“I have always tried to alleviate the challenges that driving poses for the elderly and people with dementia. I consider it part of my life work. Elderly patients and patients with mobility difficulties have a hard time moving about the hospital. So we imagined what it would be like to have a personal mobility system that could automatically transport them, for example, from the blood sampling room to their examination room. This kind of system not only leads to the safety and security of patients but also reduces the burden on hospital staff. We have plans to further expand this system in the future.”
Another project is underway to install bed sensors that can estimate sleep depth.
“The system uses sensors attached to the legs of the bed to measure fluctuations in the patient’s heart rate and respiration to estimate sleep depth, which tells us how well a patient is sleeping. This system will be useful for understanding the condition of patients with insomnia and dementia, and for measuring the effects of medications. It may also help predict and diagnose delirium that occurs after surgery and other procedures.”
Efforts are also being made to improve the efficiency of the hospital. These include the introduction of robots that transport drugs to predetermined locations in the hospital and AI-equipped cameras that quantify crowding caused by bottlenecks and collect information to reduce congestion in the hospital.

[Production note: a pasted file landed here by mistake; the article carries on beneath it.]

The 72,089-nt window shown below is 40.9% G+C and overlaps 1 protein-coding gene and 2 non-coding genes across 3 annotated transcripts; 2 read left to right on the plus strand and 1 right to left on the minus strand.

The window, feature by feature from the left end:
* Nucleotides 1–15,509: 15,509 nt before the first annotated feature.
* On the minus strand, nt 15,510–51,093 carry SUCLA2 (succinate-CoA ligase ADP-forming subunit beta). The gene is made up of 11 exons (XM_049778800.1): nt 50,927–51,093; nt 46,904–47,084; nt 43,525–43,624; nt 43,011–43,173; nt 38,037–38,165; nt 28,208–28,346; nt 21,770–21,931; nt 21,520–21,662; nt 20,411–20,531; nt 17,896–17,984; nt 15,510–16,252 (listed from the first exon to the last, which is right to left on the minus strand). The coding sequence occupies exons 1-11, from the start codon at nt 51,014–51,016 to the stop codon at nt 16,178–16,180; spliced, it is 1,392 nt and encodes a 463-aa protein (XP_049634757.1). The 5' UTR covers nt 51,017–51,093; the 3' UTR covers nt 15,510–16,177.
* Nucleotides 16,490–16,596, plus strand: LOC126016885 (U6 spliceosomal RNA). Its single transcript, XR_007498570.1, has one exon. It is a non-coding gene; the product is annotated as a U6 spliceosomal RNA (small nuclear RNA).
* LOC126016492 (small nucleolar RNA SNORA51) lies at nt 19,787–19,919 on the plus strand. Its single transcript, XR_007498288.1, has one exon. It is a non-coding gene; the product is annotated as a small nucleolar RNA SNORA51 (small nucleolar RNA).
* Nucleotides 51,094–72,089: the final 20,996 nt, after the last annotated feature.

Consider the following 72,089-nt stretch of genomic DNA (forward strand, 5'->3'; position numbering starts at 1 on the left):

“I hope that these proof-of-concept trials at Keio University Hospital will help hospitals and clinics all over the country and the world provide better medical services in the future.”
Professor Mimura is very busy as a researcher and clinician and puts his expertise to use in a variety of roles. These include the Japanese Society of Safe Driving and Medical Conditions, which studies issues such as the impact of cognitive and physical functioning on automobile driving, and the Research Center for Financial Gerontology, which explores economic issues arising from longevity and aging.
Based on his own experience, he advises early-career doctors and researchers to deepen their liberal arts education, regardless of their background.
“Financial gerontology, for example, is an area that is deeply connected to economics and law, and we are working with researchers from the Faculty of Science and Technology and the Faculty of Environment and Information Studies on ‘AI hospital’ projects such as automated driving systems and bed sensors. Knowledge and interest in a diverse range of fields are essential for this kind of collaboration. Also, especially in neuropsychiatry, doctors need to possess a wide range of knowledge on topics such as social events, types of thought, and philosophy to be able to deeply understand their patients as they interact with them. ”